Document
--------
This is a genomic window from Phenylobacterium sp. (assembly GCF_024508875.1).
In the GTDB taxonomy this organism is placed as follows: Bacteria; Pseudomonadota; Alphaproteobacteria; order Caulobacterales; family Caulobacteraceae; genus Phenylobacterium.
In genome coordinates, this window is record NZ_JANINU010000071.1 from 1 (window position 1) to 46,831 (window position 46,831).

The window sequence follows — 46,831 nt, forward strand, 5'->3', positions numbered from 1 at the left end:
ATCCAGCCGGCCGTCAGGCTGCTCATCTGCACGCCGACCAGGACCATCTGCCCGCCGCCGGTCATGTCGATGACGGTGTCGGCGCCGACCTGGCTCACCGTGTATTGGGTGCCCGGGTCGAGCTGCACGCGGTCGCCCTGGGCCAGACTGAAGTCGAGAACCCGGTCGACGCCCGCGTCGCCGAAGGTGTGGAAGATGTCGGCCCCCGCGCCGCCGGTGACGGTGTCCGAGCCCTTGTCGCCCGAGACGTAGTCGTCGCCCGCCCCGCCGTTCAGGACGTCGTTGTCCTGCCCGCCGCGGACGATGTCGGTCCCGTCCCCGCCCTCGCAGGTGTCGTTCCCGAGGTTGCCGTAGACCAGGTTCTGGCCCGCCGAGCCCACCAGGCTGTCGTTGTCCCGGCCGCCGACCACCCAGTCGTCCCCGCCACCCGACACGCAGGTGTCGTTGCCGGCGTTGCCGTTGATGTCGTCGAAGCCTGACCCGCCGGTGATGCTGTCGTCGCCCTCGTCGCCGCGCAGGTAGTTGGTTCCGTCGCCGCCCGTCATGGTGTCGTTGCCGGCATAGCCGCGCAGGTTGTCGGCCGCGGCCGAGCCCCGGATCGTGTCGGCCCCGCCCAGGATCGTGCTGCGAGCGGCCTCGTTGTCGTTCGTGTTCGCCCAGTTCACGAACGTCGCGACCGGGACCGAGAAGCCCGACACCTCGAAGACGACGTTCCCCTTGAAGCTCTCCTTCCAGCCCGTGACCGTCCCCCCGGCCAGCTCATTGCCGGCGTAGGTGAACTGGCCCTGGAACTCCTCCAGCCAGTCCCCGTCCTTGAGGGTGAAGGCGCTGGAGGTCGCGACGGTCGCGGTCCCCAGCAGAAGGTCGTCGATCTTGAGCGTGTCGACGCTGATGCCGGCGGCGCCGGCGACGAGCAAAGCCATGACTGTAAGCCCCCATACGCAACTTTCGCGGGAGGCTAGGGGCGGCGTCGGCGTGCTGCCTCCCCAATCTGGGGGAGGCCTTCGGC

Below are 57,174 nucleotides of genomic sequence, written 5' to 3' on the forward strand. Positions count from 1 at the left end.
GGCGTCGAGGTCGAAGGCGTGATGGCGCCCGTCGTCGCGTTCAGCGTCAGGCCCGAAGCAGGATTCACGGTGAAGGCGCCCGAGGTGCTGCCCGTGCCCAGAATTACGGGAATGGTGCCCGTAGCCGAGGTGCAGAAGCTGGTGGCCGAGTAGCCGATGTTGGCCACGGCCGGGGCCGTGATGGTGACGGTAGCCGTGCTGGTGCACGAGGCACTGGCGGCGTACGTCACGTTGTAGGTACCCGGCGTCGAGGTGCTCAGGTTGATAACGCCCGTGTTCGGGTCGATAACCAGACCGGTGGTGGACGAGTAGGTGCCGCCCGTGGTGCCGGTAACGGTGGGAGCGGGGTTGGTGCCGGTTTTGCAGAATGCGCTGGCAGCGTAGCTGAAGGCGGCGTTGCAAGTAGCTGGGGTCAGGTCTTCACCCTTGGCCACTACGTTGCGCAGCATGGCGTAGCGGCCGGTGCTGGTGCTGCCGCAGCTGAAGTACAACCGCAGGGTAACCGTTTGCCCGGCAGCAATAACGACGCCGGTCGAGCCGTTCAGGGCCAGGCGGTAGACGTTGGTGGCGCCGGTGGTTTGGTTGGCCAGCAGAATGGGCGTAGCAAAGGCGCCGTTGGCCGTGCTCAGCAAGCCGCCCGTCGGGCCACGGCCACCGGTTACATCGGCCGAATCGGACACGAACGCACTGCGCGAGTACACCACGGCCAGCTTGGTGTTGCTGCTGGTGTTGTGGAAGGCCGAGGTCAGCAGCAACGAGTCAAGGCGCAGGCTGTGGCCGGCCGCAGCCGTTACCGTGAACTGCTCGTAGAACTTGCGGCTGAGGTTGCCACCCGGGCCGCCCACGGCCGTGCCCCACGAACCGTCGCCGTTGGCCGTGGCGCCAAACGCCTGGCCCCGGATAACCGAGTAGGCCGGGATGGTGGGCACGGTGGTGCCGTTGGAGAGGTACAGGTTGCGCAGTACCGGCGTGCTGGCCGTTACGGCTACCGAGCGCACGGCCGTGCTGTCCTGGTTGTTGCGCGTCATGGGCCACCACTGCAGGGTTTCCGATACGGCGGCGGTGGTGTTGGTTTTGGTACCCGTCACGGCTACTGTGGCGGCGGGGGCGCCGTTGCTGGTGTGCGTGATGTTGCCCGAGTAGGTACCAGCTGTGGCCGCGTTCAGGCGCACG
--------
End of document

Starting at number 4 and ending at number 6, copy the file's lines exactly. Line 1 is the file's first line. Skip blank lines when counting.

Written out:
The window sequence follows — 46,831 nt, forward strand, 5'->3', positions numbered from 1 at the left end:
ATCCAGCCGGCCGTCAGGCTGCTCATCTGCACGCCGACCAGGACCATCTGCCCGCCGCCGGTCATGTCGATGACGGTGTCGGCGCCGACCTGGCTCACCGTGTATTGGGTGCCCGGGTCGAGCTGCACGCGGTCGCCCTGGGCCAGACTGAAGTCGAGAACCCGGTCGACGCCCGCGTCGCCGAAGGTGTGGAAGATGTCGGCCCCCGCGCCGCCGGTGACGGTGTCCGAGCCCTTGTCGCCCGAGACGTAGTCGTCGCCCGCCCCGCCGTTCAGGACGTCGTTGTCCTGCCCGCCGCGGACGATGTCGGTCCCGTCCCCGCCCTCGCAGGTGTCGTTCCCGAGGTTGCCGTAGACCAGGTTCTGGCCCGCCGAGCCCACCAGGCTGTCGTTGTCCCGGCCGCCGACCACCCAGTCGTCCCCGCCACCCGACACGCAGGTGTCGTTGCCGGCGTTGCCGTTGATGTCGTCGAAGCCTGACCCGCCGGTGATGCTGTCGTCGCCCTCGTCGCCGCGCAGGTAGTTGGTTCCGTCGCCGCCCGTCATGGTGTCGTTGCCGGCATAGCCGCGCAGGTTGTCGGCCGCGGCCGAGCCCCGGATCGTGTCGGCCCCGCCCAGGATCGTGCTGCGAGCGGCCTCGTTGTCGTTCGTGTTCGCCCAGTTCACGAACGTCGCGACCGGGACCGAGAAGCCCGACACCTCGAAGACGACGTTCCCCTTGAAGCTCTCCTTCCAGCCCGTGACCGTCCCCCCGGCCAGCTCATTGCCGGCGTAGGTGAACTGGCCCTGGAACTCCTCCAGCCAGTCCCCGTCCTTGAGGGTGAAGGCGCTGGAGGTCGCGACGGTCGCGGTCCCCAGCAGAAGGTCGTCGATCTTGAGCGTGTCGACGCTGATGCCGGCGGCGCCGGCGACGAGCAAAGCCATGACTGTAAGCCCCCATACGCAACTTTCGCGGGAGGCTAGGGGCGGCGTCGGCGTGCTGCCTCCCCAATCTGGGGGAGGCCTTCGGC

Below are 57,174 nucleotides of genomic sequence, written 5' to 3' on the forward strand. Positions count from 1 at the left end.